I think we can all probably agree that Thomas Hitzlsperger did a good thing in saying he was homosexual. It is something of a shame that the former Premier League footballer waited until he retired to go public with his sexuality, but in the area of sexual politics, we know that progress comes in small steps.
It is rather jarring to be reminded that we still live in a world where someone's private sexual proclivity is something we need to know about, but Hitzlsperger's act in becoming the first player in the Premier League era - and the first German professional player ever - to come out as gay is a significant one.
Of course, it would have had so much more impact had he made his declaration while still active in the colours of Aston Villa, but in helping to dismantle a taboo which is both shaming and irrational, it is entirely proper that Hitzlsperger should get backing from those within the game and beyond, from respected figures and eminent commentators. And Joey Barton.
In his interview, Hitzlsperger emerges as an even rarer specimen among professional footballers: he's thoughtful, clearly deeply intelligent, well-spoken and measured. He makes the point that, in Germany, the media is much more focused on outing players than in Britain, and indeed some of the German game's biggest figures have had to answer highly inappropriate questions - based on little more than innuendo - about their sexuality. In this febrile, intrusive atmosphere, it is hardly surprising that active players don't come out.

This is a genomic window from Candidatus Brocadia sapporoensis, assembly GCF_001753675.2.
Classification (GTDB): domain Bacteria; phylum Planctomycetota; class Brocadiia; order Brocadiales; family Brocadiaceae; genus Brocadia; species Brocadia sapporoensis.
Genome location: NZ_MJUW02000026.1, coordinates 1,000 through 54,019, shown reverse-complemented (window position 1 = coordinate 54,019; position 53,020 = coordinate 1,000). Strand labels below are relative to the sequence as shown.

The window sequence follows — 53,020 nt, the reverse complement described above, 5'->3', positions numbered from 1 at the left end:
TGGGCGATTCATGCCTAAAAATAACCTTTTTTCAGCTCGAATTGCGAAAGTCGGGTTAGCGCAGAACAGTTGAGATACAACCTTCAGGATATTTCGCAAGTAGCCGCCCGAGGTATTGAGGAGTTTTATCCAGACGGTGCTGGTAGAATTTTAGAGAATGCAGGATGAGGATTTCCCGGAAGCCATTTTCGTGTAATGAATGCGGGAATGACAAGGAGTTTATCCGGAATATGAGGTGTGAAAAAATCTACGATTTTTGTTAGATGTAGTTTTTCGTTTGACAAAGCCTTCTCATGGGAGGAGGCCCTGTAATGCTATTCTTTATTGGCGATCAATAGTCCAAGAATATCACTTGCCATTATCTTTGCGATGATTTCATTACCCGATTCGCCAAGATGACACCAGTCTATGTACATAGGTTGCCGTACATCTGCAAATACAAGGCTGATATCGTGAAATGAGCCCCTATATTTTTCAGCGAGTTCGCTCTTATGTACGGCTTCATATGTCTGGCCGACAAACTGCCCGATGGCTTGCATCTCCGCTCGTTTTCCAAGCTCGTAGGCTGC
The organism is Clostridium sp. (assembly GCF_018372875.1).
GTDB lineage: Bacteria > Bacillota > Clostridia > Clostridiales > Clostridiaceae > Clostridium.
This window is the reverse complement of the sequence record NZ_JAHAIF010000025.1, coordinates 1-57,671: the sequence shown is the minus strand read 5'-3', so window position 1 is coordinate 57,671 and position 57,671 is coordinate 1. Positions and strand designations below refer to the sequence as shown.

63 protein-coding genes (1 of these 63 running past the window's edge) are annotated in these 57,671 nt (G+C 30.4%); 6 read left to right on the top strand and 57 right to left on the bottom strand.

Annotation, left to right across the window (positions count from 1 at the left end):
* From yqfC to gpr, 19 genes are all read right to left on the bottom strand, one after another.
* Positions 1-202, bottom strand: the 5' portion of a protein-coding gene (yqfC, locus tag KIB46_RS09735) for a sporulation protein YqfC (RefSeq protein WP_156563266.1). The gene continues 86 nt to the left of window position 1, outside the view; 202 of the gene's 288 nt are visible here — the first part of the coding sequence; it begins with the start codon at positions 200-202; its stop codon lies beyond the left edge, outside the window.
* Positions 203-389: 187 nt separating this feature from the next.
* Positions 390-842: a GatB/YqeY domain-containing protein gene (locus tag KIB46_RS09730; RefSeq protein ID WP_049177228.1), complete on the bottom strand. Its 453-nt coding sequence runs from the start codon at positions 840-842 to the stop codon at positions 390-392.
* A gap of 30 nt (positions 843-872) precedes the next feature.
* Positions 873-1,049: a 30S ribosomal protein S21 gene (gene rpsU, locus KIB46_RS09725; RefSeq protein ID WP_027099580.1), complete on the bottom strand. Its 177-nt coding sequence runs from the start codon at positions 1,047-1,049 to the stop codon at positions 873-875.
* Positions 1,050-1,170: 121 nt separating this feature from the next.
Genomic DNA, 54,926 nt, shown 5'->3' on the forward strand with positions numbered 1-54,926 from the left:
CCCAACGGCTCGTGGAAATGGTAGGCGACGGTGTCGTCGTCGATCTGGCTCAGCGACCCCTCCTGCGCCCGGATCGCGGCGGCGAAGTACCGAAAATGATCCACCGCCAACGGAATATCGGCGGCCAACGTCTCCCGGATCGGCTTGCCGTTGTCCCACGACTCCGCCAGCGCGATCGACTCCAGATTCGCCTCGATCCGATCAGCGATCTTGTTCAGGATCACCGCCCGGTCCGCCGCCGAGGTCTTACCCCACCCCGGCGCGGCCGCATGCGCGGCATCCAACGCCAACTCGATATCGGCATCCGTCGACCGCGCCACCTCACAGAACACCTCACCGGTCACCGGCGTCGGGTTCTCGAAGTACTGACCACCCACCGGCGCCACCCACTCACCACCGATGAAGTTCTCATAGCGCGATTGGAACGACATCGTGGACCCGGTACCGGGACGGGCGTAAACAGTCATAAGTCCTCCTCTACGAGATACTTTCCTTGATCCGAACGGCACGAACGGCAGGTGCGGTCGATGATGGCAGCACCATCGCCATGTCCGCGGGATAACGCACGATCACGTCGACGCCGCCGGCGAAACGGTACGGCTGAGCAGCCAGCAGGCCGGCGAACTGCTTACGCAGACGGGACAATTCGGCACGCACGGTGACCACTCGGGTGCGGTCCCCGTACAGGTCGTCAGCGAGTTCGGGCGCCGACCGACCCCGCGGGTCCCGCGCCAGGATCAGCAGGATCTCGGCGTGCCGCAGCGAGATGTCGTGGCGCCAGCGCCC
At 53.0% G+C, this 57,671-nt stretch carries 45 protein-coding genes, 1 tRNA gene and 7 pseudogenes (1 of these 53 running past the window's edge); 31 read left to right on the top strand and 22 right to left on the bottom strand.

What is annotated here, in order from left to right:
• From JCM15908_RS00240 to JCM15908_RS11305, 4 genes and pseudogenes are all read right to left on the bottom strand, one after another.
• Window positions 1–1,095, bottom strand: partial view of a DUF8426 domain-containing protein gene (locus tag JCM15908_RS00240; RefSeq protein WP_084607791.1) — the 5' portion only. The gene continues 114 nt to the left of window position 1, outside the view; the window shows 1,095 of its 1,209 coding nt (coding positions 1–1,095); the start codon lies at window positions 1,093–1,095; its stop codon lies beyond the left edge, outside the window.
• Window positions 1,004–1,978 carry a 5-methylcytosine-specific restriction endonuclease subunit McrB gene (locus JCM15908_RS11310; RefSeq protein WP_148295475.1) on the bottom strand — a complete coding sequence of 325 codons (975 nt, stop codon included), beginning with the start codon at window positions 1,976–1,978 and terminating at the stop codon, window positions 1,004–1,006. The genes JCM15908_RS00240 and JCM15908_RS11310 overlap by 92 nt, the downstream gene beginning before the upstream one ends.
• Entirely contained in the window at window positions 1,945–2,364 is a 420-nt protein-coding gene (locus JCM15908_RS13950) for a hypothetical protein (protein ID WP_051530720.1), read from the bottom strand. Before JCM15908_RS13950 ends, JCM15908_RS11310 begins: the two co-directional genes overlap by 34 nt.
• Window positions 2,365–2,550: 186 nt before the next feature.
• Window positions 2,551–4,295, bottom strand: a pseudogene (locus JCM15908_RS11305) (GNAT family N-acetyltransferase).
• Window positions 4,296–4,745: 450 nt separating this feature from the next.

Professionals in Britain have less of an excuse, because the overwhelming evidence is that we simply don't care very much these days. Football is, unsurprisingly, a macho environment in which masculine qualities are prized - Hitzlsperger himself was known as “The Hammer” for his powerful left foot - but it is clear from the reaction today that, were the dressing rooms of Britain truly to reflect the make-up of a society in which six per cent of the population is gay, no one within the game would have too much of a problem with it.
I know this flies in the face of what Hitzlsperger told the “Today” programme, that he felt it would have been impossible for him to come out while still a professional player, but the world is very often a surprisingly tolerant place when put to the test. The sad fact is that, despite Hitzlspeger's announcement, we're not any nearer discovering whether that's true or not.
But the biggest challenge in terms of changing perceptions may be what used to called the terraces, which are still, as anyone who goes regularly to football matches will know, a repository of racism, sexism and homophobia. And, in this respect, perhaps the biggest hero in this story is the editor of The Sun. Britain's most popular tabloid gave Hitzlsperger unequivocal validation on its front page, calling him ”brave“ and a ”winner“. It was a remarkable, cheering, piece of journalism, and was a clear indication that, for all strata of society, things are changing.
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